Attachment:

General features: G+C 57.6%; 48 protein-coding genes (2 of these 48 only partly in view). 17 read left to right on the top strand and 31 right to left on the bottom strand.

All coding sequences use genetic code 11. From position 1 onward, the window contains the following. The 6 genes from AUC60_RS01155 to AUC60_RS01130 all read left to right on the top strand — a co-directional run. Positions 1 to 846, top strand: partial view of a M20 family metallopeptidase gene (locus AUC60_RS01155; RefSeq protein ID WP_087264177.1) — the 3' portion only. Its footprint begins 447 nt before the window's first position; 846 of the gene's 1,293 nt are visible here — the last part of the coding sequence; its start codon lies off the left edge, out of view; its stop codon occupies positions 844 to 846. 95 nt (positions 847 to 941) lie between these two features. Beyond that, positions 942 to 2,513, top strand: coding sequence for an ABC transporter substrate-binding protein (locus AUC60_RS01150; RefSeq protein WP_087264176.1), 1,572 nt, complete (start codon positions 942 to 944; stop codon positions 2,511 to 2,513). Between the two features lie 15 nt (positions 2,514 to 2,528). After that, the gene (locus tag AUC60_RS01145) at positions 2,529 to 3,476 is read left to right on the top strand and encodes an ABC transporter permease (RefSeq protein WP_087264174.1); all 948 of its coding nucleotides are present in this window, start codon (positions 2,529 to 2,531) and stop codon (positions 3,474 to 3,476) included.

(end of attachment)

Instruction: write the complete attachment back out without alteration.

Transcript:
General features: G+C 57.6%; 48 protein-coding genes (2 of these 48 only partly in view). 17 read left to right on the top strand and 31 right to left on the bottom strand.

All coding sequences use genetic code 11. From position 1 onward, the window contains the following. The 6 genes from AUC60_RS01155 to AUC60_RS01130 all read left to right on the top strand — a co-directional run. Positions 1 to 846, top strand: partial view of a M20 family metallopeptidase gene (locus AUC60_RS01155; RefSeq protein ID WP_087264177.1) — the 3' portion only. Its footprint begins 447 nt before the window's first position; 846 of the gene's 1,293 nt are visible here — the last part of the coding sequence; its start codon lies off the left edge, out of view; its stop codon occupies positions 844 to 846. 95 nt (positions 847 to 941) lie between these two features. Beyond that, positions 942 to 2,513, top strand: coding sequence for an ABC transporter substrate-binding protein (locus AUC60_RS01150; RefSeq protein WP_087264176.1), 1,572 nt, complete (start codon positions 942 to 944; stop codon positions 2,511 to 2,513). Between the two features lie 15 nt (positions 2,514 to 2,528). After that, the gene (locus tag AUC60_RS01145) at positions 2,529 to 3,476 is read left to right on the top strand and encodes an ABC transporter permease (RefSeq protein WP_087264174.1); all 948 of its coding nucleotides are present in this window, start codon (positions 2,529 to 2,531) and stop codon (positions 3,474 to 3,476) included.